Self-healing polymers took a big step forward today with the publication in Science of research from the University of Illinois (White in Aerospace, and Moore and Sottos, both in MatSci) showing a technology for self-repair of impact craters as large as 3.5 cm within hours.
The chemistry is more complicated than you might imagine. Each of the two fluids has two components with in it - a gelling component and a reactive monomer. The gelling components react first (within seconds or a few minutes) providing a scaffolding for the polymerization of the monomers that occurs over hours. The gelation is needed as surface tension could otherwise prevent the coverage of such large areas. The final product has 62% of the initial impact strength - not bad for an initial result.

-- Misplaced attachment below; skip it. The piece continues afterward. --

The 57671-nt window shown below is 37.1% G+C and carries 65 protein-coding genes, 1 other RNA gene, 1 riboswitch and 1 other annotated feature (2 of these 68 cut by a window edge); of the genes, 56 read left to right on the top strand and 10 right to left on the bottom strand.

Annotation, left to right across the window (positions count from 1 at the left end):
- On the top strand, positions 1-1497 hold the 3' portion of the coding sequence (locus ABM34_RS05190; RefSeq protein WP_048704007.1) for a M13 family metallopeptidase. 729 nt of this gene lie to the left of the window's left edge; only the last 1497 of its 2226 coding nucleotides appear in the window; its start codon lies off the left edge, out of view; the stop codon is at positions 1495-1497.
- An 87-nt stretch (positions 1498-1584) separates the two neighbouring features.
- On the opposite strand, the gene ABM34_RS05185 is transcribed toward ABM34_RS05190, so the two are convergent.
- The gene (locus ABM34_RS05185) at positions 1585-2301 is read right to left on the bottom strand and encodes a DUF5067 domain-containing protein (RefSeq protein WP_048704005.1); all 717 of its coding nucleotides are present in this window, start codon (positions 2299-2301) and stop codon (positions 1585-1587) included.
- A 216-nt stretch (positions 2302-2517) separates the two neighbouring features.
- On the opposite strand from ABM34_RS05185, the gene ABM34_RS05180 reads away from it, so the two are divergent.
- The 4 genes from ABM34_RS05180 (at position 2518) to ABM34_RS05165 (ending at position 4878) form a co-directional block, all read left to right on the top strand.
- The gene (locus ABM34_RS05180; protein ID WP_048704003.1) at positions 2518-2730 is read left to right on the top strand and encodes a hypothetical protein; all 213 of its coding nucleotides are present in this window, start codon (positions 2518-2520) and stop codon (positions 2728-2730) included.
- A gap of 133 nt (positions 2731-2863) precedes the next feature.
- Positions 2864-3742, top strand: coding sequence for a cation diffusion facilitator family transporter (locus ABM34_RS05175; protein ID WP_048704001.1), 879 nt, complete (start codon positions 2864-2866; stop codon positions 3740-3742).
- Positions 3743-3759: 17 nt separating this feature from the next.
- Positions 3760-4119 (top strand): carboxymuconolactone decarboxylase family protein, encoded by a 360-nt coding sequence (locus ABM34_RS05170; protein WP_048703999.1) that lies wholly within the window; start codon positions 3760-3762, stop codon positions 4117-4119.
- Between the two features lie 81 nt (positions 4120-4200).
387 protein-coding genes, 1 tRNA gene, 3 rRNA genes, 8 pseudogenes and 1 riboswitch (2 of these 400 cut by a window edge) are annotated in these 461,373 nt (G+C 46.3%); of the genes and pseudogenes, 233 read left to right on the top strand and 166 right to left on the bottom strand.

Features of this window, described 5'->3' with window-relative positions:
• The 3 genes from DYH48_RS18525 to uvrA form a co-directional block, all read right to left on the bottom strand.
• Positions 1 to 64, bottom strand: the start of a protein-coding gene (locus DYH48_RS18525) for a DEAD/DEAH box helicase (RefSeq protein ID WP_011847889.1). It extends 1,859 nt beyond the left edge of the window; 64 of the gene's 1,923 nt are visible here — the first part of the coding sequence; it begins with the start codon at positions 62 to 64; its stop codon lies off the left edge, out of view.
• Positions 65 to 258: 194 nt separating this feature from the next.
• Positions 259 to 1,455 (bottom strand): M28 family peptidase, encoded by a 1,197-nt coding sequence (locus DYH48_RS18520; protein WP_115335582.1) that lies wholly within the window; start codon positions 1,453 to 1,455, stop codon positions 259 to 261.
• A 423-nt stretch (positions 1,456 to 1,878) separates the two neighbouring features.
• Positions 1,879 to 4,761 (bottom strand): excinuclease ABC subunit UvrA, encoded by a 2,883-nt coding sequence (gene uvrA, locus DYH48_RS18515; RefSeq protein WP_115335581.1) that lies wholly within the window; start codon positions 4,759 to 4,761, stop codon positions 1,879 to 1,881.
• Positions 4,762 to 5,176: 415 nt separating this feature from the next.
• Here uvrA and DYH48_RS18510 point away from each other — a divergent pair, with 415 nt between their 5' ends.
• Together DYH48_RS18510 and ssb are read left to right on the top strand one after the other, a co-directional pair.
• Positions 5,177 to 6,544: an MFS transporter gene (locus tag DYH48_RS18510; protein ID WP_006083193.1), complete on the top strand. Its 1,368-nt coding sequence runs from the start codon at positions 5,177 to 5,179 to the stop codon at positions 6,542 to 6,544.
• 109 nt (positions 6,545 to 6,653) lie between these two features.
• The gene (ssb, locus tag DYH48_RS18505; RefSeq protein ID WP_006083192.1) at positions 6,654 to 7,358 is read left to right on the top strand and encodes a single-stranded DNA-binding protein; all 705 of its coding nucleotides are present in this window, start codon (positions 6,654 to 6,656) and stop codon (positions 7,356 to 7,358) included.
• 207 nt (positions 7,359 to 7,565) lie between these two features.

I've written about self-healing polymers many times in the past and have generally not had nice things to say about them (such as here, here or here). While 62% recovery is not great, the innovative and flexible approach demonstrated here is what I find exciting. There are plenty of chemistries that can be used in this setup and that versatility is what is so exciting.